As of this week there's a new place to find info about sustainability in Philadelphia.
Grid Magazine, a free monthly, is available in nearly 200 locations around town (an E2P hat tip to Michele Tranquilli for alerting us to it). If you're around South Street, you can find it at the Whole Foods there. Other locations will be posted at the mag's Web site, where you can also page your way through the current issue.
Grid is mainly the brainchild of Alex Mulcahy, formerly more focused on publishing music magazines with his company Red Flag Media. But sustainability "is a topic I've become very interested in over the last couple years," he said, "and I thought the market was right for something like this."
With an initial print run of 15,000 working its way through town to various distribution points (often via bicycle), Grid already looks like a solid, professional product and covers many aspects of environmentalism in and around Philadelphia. Experts such as Director of Sustainability (and fellow Green channel writer) Mark Alan Hughes and Farm to City's Bob Pierson weigh in with their own columns and Q&As providing credible authority. Topics throughout range from our solar future to book and restaurant reviews to local developments in biogas technology.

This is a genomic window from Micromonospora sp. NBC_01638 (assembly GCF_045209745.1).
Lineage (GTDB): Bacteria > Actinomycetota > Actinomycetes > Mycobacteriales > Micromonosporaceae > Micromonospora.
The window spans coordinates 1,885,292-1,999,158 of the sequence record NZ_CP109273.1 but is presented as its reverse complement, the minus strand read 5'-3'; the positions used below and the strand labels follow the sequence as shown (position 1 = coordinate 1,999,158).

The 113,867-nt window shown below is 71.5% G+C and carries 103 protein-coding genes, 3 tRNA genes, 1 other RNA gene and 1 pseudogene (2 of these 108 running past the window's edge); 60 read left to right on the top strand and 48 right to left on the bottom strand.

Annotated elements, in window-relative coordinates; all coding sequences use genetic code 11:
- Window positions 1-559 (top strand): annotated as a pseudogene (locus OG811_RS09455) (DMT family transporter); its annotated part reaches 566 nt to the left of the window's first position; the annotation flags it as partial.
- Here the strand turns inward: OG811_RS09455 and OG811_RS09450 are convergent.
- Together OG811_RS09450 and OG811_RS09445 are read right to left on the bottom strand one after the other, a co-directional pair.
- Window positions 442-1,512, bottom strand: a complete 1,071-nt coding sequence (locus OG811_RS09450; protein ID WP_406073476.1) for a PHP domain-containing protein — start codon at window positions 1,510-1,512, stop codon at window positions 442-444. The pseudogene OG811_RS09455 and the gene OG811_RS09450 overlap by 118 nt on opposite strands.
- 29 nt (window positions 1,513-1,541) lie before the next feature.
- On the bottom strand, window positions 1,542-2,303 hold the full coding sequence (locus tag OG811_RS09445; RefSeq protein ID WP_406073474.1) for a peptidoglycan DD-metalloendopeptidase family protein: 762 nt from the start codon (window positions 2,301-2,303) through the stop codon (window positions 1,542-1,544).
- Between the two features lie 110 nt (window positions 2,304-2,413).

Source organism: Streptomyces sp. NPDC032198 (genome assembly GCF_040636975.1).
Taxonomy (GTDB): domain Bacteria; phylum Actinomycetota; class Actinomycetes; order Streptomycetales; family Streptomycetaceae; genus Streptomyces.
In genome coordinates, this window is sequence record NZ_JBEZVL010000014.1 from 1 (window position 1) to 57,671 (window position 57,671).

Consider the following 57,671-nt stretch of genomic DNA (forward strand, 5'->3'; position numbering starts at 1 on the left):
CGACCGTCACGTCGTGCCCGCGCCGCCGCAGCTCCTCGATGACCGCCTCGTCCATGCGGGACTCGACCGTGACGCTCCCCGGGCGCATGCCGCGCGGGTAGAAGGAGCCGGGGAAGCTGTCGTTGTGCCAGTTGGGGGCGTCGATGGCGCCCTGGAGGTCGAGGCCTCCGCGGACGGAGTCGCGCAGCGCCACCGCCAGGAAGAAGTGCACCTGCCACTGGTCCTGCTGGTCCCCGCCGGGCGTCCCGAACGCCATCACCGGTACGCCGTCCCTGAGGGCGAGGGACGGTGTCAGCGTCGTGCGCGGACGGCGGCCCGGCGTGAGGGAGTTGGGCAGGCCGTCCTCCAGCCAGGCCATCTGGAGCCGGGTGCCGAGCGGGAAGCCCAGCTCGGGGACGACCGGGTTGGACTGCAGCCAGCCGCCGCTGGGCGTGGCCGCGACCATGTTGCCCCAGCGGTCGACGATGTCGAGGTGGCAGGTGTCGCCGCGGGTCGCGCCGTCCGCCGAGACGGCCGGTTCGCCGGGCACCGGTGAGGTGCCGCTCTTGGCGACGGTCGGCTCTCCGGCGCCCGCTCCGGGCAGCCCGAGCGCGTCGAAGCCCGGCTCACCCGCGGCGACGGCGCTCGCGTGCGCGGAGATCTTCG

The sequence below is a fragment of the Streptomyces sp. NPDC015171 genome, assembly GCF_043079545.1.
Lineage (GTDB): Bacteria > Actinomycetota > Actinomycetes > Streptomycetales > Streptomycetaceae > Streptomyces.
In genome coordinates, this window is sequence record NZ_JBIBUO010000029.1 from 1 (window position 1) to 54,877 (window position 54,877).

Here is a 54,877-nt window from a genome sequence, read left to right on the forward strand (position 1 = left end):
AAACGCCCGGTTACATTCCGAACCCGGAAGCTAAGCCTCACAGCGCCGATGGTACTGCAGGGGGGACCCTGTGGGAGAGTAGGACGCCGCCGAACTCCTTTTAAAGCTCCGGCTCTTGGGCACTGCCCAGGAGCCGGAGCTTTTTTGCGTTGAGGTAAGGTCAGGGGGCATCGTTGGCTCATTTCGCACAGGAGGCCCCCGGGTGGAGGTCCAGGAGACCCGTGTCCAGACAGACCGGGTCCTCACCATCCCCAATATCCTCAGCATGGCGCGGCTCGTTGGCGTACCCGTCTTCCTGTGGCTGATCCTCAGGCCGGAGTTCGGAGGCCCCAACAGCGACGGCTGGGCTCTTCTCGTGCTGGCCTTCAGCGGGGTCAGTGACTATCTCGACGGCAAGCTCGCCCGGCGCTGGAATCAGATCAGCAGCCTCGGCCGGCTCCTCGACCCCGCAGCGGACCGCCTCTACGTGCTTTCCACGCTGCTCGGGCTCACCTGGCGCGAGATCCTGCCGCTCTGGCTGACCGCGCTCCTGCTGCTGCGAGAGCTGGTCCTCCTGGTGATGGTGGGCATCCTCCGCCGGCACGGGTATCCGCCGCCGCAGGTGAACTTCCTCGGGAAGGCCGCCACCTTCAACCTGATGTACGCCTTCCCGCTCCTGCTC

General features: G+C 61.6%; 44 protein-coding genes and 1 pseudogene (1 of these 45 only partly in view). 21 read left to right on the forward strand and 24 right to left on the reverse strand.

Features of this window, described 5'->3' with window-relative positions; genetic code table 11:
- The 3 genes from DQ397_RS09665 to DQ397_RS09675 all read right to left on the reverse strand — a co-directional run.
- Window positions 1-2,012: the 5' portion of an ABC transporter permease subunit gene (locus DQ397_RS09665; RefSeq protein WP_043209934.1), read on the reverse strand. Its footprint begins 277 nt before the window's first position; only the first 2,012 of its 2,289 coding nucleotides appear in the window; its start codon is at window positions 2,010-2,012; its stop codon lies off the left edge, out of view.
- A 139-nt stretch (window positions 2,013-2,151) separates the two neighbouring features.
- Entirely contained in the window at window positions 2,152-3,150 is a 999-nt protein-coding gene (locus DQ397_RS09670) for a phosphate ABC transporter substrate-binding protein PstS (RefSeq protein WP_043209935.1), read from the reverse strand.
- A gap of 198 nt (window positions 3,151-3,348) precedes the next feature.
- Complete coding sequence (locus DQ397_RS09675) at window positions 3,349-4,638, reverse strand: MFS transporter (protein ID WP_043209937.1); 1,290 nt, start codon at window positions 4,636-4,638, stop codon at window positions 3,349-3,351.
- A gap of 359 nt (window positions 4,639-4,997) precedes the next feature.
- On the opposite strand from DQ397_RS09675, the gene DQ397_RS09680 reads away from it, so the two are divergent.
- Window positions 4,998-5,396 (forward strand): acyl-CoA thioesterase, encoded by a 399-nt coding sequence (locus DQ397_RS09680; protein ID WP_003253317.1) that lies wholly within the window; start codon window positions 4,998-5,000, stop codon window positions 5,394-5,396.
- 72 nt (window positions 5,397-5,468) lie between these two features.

With each issue organized loosely around a theme (this one is The Energy Issue), Mulcahy says you'll continue to see some variation in offerings from month to month. For instance, there's a plan for a monthly feature promoting local and plant-based foods that are in season ("we can't keep having hoagies for lunch and burgers for dinner" and hope to reverse global warming, Mulcahy notes) as well as profiles of local individuals who are doing the often unsung work of "greening" Philadelphia. And it should go without saying that Grid is printed on 100% recycled paper - but it's still nice and glossy.
Philly residents can subscribe for a fee and get the magazine delivered. Even if you don't go that far, though, watch for Grid around town. Earth to Philly welcomes this new publication to the "chorus of voices," as Mulcahy puts it, that are getting the word out about the many ways we can work towards a sustainable Philadelphia.